"I believe a governor should exercise this power rarely and only in worst-case scenarios," he said in a statement. "In cases where school systems risk loss of accreditation, the results can be catastrophic for the community, particularly for the innocent students who have a red flag on their academic record because of the actions of adults."
Walker took the state to federal court and argued that the law had overstepped the protected power of elected local school board officials to run schools. The federal court asked the Georgia Supreme Court for advice on the state laws.
But the high Georgia court wasn't impressed by Walker's arguments. The legislature, its opinion says, has the power to make laws that can remove elected officials for "a failure to satisfy the qualifications of the office, for malfeasance in office, or for misfeasance in office." The federal court must still make a ruling with Georgia Supreme Court's opinion in hand.
The six officials were previously suspended with pay, but some members have already moved past the incident. Two former board members, Sarah Copelin-Wood and Pam Speaks, lost their reinstatement cases in front of an administrative judge this summer. Nancy Jester, who joined the board just before the SACS downgrade, is now running for state School Superintendent in 2014.
According to DeKalb schools spokesman Quinn Hudson, the suspended board members had received salaries through August 15.
The court's decision won't change a north DeKalb desire to set up an independent school district, said state Rep. Mike Jacobs, R-Brookhaven. He's a co-sponsor of state House Resolution 486, a proposal to allow new school districts to be created, which isn't allowed at the moment.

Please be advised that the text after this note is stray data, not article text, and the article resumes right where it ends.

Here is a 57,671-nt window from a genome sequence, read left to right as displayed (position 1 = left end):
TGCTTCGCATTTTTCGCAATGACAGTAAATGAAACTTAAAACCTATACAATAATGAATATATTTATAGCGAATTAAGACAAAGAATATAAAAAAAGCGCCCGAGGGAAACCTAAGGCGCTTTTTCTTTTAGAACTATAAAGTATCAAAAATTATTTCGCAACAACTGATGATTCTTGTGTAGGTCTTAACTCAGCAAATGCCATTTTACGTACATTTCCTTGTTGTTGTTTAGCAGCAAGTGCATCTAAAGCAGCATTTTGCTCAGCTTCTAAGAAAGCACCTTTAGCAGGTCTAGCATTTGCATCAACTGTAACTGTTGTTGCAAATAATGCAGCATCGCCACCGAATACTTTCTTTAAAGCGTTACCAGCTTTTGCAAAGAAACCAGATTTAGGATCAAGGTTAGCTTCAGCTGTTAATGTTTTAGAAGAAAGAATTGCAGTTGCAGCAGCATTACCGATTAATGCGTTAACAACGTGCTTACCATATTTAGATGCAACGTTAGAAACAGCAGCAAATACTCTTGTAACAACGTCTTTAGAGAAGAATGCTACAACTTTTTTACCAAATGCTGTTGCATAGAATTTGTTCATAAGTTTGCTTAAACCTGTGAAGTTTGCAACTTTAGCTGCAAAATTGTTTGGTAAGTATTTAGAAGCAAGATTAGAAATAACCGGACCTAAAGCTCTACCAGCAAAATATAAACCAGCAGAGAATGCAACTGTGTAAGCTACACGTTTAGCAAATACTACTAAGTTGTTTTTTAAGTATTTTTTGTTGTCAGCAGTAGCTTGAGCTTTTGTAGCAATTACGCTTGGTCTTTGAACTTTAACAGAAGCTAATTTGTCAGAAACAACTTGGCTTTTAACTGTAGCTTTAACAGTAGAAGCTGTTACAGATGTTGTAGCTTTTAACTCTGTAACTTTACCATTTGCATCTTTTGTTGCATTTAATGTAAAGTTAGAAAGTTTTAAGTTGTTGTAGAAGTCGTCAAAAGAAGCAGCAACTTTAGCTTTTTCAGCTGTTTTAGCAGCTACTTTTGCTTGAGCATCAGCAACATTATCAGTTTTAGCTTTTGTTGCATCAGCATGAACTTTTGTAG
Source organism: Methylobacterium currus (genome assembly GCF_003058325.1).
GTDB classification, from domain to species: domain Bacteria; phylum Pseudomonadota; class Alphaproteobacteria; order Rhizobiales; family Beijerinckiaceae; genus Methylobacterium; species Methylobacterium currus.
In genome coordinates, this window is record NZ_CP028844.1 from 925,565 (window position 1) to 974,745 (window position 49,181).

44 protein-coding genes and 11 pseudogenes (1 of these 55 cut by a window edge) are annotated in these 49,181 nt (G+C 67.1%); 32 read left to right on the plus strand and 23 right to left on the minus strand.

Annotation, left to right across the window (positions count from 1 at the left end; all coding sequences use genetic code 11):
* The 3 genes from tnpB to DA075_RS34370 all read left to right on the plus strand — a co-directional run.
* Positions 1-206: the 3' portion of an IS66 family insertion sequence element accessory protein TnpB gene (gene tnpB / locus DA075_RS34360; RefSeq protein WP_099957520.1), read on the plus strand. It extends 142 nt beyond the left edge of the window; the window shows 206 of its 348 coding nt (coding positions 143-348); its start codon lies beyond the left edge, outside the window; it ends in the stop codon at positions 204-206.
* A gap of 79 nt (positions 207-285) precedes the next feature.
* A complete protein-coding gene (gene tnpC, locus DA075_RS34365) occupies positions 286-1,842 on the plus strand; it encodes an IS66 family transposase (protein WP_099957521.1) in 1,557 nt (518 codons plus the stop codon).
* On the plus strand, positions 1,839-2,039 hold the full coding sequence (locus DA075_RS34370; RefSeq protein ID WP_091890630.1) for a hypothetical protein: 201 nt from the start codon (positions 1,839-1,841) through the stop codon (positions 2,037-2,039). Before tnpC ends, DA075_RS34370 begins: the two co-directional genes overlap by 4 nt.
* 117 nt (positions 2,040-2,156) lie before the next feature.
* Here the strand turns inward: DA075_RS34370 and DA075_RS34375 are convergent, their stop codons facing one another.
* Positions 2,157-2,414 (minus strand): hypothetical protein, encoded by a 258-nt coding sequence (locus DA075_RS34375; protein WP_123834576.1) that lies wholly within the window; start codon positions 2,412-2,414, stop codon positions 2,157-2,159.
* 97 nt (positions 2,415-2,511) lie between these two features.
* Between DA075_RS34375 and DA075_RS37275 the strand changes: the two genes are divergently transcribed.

"I think the most fundamental principle that drives the desire for an independent school district or for that matter a charter cluster in North Druid Hills is parental control," said Jacobs.
NOTE: This post has been updated to include additional information.
"We are going to recruit a superintendent like we would recruit the head of football at the University of Georgia."
At Morehouse College yesterday, Mayor Kasim Reed said he's raised enough private cash to more than double the salary of the next Atlanta Public Schools superintendent. The pay range for the leadership role currently falls between $275,000 and $325,000. (via MyAJC.com)
To save CL time from painstakingly documenting every comment people say, we've created 'Soundbites' to call attention to their remarks.
Not only does former TFA corps member Olivia Blanchard maintain that the five-week training program fails to prepare recent college grads for the classroom management required to handle "a room of 20 unruly elementary-schoolers" in challenged schools, she goes on to compare TFA's laudable focus on "closing the achievement gap" to the same broken approach that led to the Atlanta Public Schools' widespread cheating scandal during her time in APS: